More important than the gifts was the company. If I had to forgo one or the other, I’d have done without the gifts. As I kneeled on the couch so I could watch out the front window through the darkness and the blowing snow for my grandparents, I vibrated with excitement. They came down by bus and walked from the bus stop to our house. “Here they are, here they are,” I’d shout. My grandmother always wore a Persian lamb coat and black boots with a fur fringe. My grandfather wore a heavy wool coat that reached his ankles. Then uncles and aunts and cousins and best friends started to appear until the house was bursting with conversation and laughter. The coats and parkas piled up my parents’ bed. The smell of the turkey roasting, the cranberries cooking, the vegetables boiling and baking, the pies, the cakes, the cookies swirled out of the kitchen into the living room. We were always a large group because Christmas was about sharing. Christmas was about friendship. Christmas was about caring. It also was about story telling or playing Rummoli for pennies or Snakes and Ladders. Christmas was about storing up good memories for the future to help us through the difficult times that are always ahead.
There were always desserts afterward. My Irish mother learned to make vinarterta soon after she got married so we always had vinartera with the Christmas cake. There were calla lilies and snowballs and rosettes. I don’t ever remember a store bought cookie. There were pies, of course. What would Christmas dinner be without pies?
Even as a child I remember pausing at these times, in the midst of the laughter and conversation and food, and looking around the room at everyone, and being grateful that Christmas was like this and wishing that it could always be like this.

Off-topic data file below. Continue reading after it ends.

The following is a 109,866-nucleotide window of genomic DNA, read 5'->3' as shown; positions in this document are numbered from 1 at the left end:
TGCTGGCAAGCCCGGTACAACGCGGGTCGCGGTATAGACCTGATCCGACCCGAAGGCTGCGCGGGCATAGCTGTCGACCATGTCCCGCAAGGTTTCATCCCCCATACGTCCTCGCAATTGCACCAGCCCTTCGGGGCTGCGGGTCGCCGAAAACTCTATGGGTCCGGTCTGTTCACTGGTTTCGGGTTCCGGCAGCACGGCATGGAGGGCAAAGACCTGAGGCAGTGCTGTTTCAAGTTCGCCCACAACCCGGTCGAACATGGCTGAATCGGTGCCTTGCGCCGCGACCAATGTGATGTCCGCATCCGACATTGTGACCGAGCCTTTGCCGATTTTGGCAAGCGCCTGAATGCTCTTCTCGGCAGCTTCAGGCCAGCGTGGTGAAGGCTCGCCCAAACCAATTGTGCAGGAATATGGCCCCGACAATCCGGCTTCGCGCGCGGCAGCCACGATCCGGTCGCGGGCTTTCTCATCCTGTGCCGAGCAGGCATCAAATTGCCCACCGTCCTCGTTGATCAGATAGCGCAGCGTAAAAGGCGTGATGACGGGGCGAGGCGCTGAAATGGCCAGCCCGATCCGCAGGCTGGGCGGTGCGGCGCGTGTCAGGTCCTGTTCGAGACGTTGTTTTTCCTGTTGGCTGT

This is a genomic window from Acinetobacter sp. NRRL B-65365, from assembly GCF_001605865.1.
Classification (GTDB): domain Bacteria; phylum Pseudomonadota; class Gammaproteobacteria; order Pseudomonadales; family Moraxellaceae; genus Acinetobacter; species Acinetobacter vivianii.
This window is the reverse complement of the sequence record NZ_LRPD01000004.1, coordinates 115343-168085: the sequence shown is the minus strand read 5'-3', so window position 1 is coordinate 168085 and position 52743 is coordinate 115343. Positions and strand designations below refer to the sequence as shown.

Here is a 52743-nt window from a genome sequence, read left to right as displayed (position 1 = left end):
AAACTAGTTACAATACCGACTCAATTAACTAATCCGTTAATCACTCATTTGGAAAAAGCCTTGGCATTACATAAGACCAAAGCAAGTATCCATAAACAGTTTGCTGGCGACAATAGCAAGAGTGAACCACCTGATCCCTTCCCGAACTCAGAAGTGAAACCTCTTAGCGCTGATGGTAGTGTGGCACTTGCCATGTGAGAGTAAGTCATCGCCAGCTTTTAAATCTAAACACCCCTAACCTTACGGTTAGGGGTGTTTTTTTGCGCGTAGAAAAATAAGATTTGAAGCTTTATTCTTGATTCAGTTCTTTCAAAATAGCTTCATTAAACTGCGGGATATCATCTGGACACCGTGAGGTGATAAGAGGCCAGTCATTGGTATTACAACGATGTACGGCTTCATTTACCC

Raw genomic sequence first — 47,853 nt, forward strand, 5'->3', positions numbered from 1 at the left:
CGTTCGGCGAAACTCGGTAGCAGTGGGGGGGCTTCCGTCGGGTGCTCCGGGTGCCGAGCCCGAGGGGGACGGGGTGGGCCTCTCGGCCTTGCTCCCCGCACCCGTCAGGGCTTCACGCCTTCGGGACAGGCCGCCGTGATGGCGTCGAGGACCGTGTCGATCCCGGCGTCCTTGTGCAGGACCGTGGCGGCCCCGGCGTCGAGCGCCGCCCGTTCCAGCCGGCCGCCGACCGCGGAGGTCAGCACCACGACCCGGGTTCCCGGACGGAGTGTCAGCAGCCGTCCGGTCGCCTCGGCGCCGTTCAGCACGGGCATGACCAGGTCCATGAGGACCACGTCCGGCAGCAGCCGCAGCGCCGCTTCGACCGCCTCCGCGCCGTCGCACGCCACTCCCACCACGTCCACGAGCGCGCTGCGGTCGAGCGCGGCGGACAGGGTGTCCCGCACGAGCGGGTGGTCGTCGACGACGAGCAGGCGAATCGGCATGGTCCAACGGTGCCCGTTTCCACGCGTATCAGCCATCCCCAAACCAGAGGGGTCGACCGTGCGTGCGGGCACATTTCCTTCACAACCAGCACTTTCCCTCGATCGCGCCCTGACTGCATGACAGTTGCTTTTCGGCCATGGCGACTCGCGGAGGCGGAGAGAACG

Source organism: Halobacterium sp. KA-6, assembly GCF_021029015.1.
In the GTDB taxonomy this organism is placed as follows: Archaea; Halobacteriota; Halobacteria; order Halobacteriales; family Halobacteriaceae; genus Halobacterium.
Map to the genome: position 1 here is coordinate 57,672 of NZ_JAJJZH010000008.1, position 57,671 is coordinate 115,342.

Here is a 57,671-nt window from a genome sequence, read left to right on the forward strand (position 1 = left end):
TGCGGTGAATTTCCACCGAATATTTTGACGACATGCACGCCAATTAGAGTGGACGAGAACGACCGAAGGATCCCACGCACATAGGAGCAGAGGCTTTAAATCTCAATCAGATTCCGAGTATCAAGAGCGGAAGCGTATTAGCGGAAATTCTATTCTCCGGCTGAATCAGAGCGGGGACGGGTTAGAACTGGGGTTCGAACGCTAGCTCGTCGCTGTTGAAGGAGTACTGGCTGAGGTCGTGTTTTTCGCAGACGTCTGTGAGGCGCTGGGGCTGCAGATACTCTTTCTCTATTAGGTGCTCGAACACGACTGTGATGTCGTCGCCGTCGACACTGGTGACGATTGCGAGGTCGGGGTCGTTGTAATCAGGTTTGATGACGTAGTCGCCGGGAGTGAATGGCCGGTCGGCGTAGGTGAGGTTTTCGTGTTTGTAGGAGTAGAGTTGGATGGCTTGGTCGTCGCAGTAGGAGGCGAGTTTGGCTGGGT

It couldn’t be, of course. People grow older. They move. They marry and have their own Christmases with their own children and their inlaws. They die. How I long for it to be possible to relive some of those Christmases, for those same people to come tramping through the door in a swirl of cold air turning white around them.
Although I now live in Victoria instead of Gimli and although my grandparents and father and mother and brother are gone, we still make Christmas. Our lives aren’t as tightly bound because we live in cities but on Christmas Eve, we gather at my house for dinner and conversation and gifts. My son and his family come from Bellingham, my daughter and her family from Brentwood, my nephew and his family from Sidney, my sister-in-law and my niece from Vic West. Sometimes , if we’re lucky, friends and relatives join us. We just add another table.
In Victoria at Christmas it often rains rather than snows. Some flowers still bloom in protected corners. It doesn’t look like Christmas in Manitoba. But with the magic of Christmas, when my guests begin to arrive, many others arrive with them. They’re the guests of Christmases past, still alive in my mind, my grandparents, my brother, my uncles, my father, our good friends, the Kellers. They swoop in through the opened door in their heavy winter clothes with snow and cold air swirling around them, still laughing, shouting greetings, doling out kisses and hugs, a crowd of them and I greet them, everyone, and welcome them to my house for no Christmas is separate from those of the past and no one is forgotten.